Four Pivotal Electric-Vehicle Bills Advance to Virginia Senate
Wednesday, February 10, 2021
RICHMOND, Va. -- Following Virginia's landmark passage of the Clean Economy Act last year, four bills advancing to the state Senate would help make the Commonwealth more environmentally friendly by electrifying its transportation sector.
Studies show cars and trucks are the leading cause of air pollution in Virginia, and House Bill 1965 would establish stricter clean-car emissions standards.
Harry Godfrey, executive director for the group Advanced Energy Economy, said the bill also would require carmakers to send more electric vehicles, or EVs, to Virginia's auto dealers to encourage folks to buy electric.
"Low-emission vehicle standards and zero emission vehicle standards are an important aspect of making certain folks actually have access to these vehicles when they go out to buy a new or used vehicle," Godfrey explained. "So this is about making certain those vehicles are actually coming to Virginia."
He noted General Motors' announcement it will only produce electric cars and trucks by 2035 sends a clear message that manufacturers are behind bills such as Virginia's, that tackle emissions pollution.
All four bills have passed the House and face a Senate vote by the end of February, with most Democrats in favor.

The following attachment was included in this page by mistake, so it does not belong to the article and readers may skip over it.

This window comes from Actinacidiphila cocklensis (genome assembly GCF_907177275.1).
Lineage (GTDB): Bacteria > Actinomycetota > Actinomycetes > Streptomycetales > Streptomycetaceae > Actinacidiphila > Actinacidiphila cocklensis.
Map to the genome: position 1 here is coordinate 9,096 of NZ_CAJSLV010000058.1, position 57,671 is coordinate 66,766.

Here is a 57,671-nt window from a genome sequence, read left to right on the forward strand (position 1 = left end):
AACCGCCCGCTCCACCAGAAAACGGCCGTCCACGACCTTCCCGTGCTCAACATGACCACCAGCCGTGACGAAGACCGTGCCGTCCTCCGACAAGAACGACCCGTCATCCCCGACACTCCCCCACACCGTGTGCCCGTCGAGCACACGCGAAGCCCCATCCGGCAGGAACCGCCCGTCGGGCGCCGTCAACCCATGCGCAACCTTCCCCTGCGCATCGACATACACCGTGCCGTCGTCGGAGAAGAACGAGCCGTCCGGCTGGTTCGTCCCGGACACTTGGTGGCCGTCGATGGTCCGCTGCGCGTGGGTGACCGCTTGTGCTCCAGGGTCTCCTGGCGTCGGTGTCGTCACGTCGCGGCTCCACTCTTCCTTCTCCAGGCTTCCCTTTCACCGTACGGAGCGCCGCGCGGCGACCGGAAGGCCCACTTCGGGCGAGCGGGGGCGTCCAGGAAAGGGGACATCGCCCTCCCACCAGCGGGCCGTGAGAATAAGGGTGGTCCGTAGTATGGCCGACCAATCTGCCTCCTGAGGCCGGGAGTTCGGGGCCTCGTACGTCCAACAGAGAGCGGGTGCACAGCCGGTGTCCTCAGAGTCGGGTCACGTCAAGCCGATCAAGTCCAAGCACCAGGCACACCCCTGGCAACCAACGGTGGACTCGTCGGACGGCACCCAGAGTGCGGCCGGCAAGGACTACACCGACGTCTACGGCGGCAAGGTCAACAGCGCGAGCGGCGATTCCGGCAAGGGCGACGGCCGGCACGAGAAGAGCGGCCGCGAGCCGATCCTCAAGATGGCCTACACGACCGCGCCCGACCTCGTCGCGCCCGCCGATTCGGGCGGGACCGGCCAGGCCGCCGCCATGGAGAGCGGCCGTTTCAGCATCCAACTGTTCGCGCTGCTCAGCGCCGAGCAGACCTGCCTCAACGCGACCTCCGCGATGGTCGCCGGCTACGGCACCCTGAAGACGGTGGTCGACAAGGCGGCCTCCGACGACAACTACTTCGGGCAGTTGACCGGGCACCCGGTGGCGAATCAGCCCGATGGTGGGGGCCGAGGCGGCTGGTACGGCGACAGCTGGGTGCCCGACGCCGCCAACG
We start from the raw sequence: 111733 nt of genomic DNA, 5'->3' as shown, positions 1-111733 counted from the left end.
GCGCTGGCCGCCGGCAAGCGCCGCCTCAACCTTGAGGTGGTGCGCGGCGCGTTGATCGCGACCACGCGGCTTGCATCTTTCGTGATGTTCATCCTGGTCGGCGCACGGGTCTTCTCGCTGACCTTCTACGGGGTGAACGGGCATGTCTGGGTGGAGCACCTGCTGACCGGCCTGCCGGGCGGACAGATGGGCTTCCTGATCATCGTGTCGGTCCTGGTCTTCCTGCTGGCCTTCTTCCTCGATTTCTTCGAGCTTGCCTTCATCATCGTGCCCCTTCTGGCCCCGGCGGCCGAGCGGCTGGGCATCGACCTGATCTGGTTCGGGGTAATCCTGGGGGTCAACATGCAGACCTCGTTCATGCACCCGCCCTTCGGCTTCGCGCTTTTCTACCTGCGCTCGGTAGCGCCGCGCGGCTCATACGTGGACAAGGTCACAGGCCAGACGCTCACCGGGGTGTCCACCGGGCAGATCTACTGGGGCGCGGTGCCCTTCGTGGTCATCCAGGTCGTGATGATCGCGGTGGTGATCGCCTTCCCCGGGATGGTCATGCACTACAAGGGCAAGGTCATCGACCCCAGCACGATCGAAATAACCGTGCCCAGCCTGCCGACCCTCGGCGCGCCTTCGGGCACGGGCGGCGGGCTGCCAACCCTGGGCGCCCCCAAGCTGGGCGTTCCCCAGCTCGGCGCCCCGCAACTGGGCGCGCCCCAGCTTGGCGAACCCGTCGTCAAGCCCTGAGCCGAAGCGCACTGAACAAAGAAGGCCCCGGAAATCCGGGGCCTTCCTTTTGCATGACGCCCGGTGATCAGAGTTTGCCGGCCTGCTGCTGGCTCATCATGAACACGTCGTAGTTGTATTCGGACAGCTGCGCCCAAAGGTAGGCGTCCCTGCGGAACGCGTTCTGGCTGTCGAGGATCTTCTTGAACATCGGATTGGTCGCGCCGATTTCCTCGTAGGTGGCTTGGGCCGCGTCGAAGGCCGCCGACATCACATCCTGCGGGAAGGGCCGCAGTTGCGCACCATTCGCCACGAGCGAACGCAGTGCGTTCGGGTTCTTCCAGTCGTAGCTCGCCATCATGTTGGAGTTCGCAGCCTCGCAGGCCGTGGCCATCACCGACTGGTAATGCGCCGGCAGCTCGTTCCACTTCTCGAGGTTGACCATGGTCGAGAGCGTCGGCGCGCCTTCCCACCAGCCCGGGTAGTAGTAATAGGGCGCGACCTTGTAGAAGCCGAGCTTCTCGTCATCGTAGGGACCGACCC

With more clean-car policies, tailpipe emissions from cars and light trucks in Virginia could be reduced from 5% to 15% by 2040, according to a Georgetown Climate Center study.
James Bradbury, mitigation program director at the Center, said passing clean-car standards would result in an economic boon with thousands of additional jobs for Virginians.
"That comes from a range of different things," Bradbury observed. "You have more people installing electric charging infrastructure. You have more people at electric utilities building out the grid needed to supply the electricity."
The three other bills that passed from the House to the Senate would provide an EV rebate program, a grant fund to encourage Virginia schools to replace diesel school buses with electric ones, and one to expand the state's EV charging infrastructure.
get more stories like this via email
COLUMBUS, Ohio -- New congressional and legislative maps will soon start to take shape in Ohio. The Ohio Redistricting Commission convenes for the …
DENVER -- Today marks the day Black women in the U.S. will finally earn as much as a white, non-Hispanic man was paid in 2020. Ashley Panelli…
CHICAGO -- As Illinois residents get ready for more high temperatures this August, utility watchdogs are urging people to practice energy efficiency …
WARREN, Pa. -- A temporary animal-feeding ban is being proposed for the Allegheny National Forest after a captive deer tested positive for chronic …
LOS ANGELES -- Hunger-fighting advocacy groups are speaking out in California, drawing attention to the continuing problem of food insecurity…
SACRAMENTO, Calif. -- Parents are gearing up for their children to return to the classroom for the first time in over a year, and public health …
LITCHFIELD, N.H. -- A 63-acre parcel of land along the Merrimack River is becoming part of the New Hampshire Agrarian Commons. The property, known as …
RICHMOND, Va. - Virginia's General Assembly Special Session begins today to budget more than $4 billion in federal COVID relief funds, and advocates …